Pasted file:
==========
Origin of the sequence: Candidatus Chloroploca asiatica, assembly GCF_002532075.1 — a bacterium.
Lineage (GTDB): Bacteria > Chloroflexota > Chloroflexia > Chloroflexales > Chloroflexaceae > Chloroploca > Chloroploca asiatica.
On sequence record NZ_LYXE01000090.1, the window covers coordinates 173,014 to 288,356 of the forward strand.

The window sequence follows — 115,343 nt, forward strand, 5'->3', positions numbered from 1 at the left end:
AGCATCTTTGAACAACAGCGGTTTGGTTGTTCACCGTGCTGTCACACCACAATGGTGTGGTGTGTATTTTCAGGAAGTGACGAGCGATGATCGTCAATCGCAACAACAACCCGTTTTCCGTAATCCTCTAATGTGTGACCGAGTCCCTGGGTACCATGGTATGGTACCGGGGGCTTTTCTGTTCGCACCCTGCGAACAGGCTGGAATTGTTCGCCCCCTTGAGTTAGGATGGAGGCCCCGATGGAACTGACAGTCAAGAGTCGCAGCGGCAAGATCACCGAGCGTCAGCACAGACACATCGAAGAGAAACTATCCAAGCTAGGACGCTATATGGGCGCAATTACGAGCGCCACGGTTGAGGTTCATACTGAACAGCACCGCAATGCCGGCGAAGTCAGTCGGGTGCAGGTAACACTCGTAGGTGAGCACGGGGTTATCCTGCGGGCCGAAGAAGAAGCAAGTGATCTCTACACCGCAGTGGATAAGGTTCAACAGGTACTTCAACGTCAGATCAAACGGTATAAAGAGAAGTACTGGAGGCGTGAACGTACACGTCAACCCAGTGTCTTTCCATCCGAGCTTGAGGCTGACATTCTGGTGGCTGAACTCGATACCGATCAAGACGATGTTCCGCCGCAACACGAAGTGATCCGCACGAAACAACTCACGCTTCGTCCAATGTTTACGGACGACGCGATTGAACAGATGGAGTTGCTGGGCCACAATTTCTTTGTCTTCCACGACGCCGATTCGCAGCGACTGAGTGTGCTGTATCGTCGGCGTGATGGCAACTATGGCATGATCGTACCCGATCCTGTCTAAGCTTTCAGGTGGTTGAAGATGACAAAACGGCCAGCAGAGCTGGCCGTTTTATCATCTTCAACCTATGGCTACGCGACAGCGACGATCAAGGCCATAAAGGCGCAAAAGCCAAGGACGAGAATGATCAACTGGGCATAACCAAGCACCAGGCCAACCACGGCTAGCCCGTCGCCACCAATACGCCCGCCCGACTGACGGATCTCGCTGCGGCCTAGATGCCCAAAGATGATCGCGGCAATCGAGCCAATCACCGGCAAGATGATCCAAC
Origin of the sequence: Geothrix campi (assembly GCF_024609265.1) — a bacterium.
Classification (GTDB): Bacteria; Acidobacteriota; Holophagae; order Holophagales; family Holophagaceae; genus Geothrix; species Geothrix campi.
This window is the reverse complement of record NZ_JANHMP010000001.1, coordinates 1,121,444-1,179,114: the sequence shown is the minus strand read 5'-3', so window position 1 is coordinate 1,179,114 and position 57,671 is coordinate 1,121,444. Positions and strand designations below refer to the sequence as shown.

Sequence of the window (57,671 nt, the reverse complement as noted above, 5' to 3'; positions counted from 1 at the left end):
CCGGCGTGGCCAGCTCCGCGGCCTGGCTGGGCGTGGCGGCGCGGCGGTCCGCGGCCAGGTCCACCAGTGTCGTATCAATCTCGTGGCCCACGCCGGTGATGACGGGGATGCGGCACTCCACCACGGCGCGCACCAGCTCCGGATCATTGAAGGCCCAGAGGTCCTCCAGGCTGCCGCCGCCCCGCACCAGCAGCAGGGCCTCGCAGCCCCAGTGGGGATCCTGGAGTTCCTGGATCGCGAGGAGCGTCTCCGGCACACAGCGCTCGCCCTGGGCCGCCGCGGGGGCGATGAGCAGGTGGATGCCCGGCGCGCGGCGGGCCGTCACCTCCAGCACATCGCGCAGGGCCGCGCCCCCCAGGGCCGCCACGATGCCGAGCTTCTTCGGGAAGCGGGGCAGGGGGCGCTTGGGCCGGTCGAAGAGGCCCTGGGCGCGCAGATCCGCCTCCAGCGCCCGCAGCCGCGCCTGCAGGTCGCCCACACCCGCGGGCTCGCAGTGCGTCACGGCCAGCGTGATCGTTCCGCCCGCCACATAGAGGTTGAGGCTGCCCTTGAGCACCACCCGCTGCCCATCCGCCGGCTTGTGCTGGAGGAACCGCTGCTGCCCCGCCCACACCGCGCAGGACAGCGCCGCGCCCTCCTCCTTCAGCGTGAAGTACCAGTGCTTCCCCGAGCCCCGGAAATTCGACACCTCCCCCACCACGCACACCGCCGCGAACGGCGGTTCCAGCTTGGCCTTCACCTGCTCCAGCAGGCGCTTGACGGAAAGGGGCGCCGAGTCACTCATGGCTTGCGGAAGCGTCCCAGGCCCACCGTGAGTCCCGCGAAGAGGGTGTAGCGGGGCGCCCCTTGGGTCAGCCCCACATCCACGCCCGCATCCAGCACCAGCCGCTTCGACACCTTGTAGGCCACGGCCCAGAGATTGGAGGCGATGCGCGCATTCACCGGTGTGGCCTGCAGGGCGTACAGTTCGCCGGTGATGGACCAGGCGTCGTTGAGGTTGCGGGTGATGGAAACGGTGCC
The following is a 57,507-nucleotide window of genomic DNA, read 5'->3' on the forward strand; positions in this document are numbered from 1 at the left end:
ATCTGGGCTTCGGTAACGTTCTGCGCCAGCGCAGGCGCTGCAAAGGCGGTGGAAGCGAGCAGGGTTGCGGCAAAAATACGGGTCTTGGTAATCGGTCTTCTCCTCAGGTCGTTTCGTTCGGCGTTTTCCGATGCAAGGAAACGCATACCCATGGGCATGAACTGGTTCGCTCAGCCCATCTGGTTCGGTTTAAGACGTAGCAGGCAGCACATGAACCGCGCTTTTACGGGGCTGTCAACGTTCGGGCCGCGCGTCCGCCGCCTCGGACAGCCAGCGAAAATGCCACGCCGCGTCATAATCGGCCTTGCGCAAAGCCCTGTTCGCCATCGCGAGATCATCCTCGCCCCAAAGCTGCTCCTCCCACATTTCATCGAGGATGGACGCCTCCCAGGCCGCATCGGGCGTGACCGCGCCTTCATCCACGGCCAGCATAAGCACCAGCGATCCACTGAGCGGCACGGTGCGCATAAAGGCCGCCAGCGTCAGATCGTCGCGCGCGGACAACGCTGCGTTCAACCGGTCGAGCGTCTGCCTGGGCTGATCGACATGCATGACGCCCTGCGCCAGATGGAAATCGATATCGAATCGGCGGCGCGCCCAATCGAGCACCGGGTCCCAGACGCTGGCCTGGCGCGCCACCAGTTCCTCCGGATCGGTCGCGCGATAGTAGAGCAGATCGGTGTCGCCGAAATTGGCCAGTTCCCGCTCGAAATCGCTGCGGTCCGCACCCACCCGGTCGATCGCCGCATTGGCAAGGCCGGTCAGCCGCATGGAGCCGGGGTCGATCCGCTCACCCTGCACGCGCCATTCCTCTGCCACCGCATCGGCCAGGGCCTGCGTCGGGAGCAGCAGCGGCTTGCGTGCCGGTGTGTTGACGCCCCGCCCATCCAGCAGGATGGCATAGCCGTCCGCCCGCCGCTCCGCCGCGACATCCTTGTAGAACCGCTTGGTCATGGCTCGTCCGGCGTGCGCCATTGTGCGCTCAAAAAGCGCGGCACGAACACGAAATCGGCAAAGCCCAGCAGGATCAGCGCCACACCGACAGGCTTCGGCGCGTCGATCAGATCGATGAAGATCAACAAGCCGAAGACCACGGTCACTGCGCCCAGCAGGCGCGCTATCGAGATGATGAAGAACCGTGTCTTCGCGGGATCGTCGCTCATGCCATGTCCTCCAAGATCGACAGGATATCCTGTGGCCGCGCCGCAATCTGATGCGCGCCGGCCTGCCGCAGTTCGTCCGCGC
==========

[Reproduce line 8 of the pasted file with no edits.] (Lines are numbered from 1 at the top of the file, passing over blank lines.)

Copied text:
This window is the reverse complement of record NZ_JANHMP010000001.1, coordinates 1,121,444-1,179,114: the sequence shown is the minus strand read 5'-3', so window position 1 is coordinate 1,179,114 and position 57,671 is coordinate 1,121,444. Positions and strand designations below refer to the sequence as shown.